The site chosen for the School in Slough, (then in Buckinghamshire) was immediately adjacent to the railway line. It was a fine choice of site, allowing both a sense of country life and easy access to London and other notable places. The proliferation of new buildings around the school property in the years that followed indicates that many other bodies besides the ISLV thought the same.
Slough, and particularly the site chosen for the school, had its own history, worth a slight digression to see the effect on the school after its move there.
Slough, as a single borough, was a ‘new’ town, that had grown out of an army equipment dump at the end of the 1914-18 war. There are, however, records of lands and houses around the Upton and Chalvey area which were given to the followers of William the Conqueror. These grew into villages which, as they increased in size, merged into one another. The main industry of Slough was the mining of clay and the making of bricks, and it was for the transport of these that the Grand Union Canal was extended into the town. The coming of the railway took much of the traffic from the canal, but the importance of Slough as a main line station was delayed for many years by Old Etonians in the government, who thought that the building of a railway station would be a bad thing for nearby Eton College, in that it might tempt the boys to run away, and would bring the undesirable element of London too close for comfort. The trains of The Great Western Railway did, however, stop at Slough. Since there was no station, tickets were sold from the windows of the North Star Hotel.
A shrewd Frenchman by the name of Monsieur Carlo Dotesio got wind that permission to build a station might be forthcoming. With this in mind, he purchased the land from the North Star as far as Wexham Road. On this land he built “the biggest house in Slough,” in yellow brick with numerous bow windows. He travelled to Paris to buy Louis XIV and Louis XV furniture (since they no longer had the use of it) and Gabelin tapestries from the Palace of Versailles. The grounds around his building were landscaped by Sir Joseph Paxton, the architect of the Great Exhibition and Crystal Palace.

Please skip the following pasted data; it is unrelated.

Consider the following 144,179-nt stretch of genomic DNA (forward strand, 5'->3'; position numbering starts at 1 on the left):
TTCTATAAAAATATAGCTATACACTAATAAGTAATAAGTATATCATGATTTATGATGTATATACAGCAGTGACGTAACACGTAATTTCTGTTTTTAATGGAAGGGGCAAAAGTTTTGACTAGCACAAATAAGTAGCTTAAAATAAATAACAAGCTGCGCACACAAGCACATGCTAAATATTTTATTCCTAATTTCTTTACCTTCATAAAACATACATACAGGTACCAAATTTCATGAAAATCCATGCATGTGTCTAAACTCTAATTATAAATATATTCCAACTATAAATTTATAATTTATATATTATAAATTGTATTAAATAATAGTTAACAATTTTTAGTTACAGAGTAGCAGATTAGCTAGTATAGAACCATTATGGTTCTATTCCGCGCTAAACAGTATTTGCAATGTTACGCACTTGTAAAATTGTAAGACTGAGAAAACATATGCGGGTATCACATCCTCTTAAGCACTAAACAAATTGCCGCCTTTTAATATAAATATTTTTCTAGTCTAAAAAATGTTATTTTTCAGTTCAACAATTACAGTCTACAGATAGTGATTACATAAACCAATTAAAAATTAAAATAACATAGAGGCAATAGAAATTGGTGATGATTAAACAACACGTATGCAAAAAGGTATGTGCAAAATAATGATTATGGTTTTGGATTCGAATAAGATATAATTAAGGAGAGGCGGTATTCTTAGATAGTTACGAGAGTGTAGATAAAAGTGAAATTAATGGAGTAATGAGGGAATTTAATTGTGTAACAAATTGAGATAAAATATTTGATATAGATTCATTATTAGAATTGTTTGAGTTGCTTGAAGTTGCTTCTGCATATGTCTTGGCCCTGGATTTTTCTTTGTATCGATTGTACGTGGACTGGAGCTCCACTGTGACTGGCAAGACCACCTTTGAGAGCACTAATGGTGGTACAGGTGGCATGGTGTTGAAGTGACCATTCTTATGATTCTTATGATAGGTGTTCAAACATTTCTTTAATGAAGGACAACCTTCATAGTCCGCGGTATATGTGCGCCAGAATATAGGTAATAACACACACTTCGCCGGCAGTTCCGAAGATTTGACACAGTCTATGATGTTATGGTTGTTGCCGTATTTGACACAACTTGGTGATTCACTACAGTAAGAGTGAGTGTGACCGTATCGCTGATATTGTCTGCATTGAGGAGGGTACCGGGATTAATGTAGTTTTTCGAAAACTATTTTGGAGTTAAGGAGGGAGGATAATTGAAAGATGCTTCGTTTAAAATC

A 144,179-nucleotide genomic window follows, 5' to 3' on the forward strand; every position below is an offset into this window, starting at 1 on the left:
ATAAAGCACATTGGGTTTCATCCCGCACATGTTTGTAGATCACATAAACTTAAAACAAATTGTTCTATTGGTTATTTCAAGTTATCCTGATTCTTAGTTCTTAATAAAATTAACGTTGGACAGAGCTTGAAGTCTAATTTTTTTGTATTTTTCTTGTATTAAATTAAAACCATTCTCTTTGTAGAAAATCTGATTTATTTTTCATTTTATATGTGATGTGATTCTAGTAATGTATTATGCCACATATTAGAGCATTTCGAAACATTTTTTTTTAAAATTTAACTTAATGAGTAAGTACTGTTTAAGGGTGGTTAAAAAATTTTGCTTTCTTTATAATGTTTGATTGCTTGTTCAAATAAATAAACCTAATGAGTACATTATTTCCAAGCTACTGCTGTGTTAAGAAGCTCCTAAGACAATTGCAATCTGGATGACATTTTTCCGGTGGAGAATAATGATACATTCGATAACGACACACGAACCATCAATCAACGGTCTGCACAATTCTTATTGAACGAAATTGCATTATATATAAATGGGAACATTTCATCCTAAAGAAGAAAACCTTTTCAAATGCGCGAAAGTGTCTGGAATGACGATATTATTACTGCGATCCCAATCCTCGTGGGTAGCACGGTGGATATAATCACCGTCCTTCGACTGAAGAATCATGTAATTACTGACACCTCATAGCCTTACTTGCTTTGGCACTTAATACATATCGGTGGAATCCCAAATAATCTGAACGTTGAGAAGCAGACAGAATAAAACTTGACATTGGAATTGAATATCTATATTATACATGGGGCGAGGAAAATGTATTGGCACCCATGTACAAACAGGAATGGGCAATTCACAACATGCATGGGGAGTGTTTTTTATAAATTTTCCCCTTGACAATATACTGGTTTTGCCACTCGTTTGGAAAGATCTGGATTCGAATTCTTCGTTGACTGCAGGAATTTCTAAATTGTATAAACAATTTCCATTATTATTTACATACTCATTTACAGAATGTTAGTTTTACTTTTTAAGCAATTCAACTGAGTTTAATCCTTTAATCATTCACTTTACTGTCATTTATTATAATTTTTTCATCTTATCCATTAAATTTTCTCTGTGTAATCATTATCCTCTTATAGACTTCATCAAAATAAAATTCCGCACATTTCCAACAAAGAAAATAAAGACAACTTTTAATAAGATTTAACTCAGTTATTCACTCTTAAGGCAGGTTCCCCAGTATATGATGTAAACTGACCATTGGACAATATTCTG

In 1841 his “house” became the Royal Hotel. The main building stood where the science block stands today and on the north side, where the sports hall stood, was a large hall for the convenience of passing travellers. The present Royal Hotel was then the stables and servants’ quarters.
So frequently did Queen Victoria and her Consort stay overnight when travelling to and from London, that a large room on the first floor was set aside for them.
From a drawing on stone by J.C.Bourne. A print hung in the later Royal Hotel.
Near to the hotel, on a hillock, stood a tiny wooden hut. It contained the first long-distance magnetic telegraph in the world, which joined Slough with Paddington.
A murder took place at Salt-Hill in Slough in the 1840s and the wanted man boarded the train for London. He was apprehended on arrival and so gained the distinction of being the first criminal caught with the aid of magnetic telegraph.
The signal discs for the railway were changed by “policemen” in top hats and tail coats, who stood on a bridge over the line. These were for the ease of mind of the passengers rather than for any useful purpose since only one train occupied the lines at any one time.
The area around the hotel was much different from today. No road passed near to the railway on the east side and the drive leading up to the hotel wound its way through the grounds from Wexham Road, although a footpath passed close by where Mackenzie St. (Brunel Way) now stands. A large double gate stood opposite the station for the use of travellers.
In 1849 the Windsor branch of the line was opened, thus removing the need for a large overnight hotel in Slough, and by 1852 the hotel had closed and Dotesio had moved on.
The coach house and servants’ quarters were converted into the Royal Hotel at a later date.
Slough Station on the occasion of the leaving of Queen Victoria’s special train
The main building stood empty for the next ten years, although in 1858 the grounds were used for an “historic” political dinner attended by Disraeli, who was Chancellor of the Exchequer at the time, and 500 guests. His caustic speech filled three columns of the next day’s Times of London.
In 1863 the buildings and part of the grounds were purchased, through the generosity of a Mr McKenzie, and given to the British Orphan Asylum, who used it as a boarding school until purchased by the Licensed Victuallers.
The British Orphan Asylum, from an undated photograph.
The view shows the front of the building, away from the railway line.
The bay windows in the centre of the first floor belong to a room set aside for Queen Victoria in its Royal Hotel days.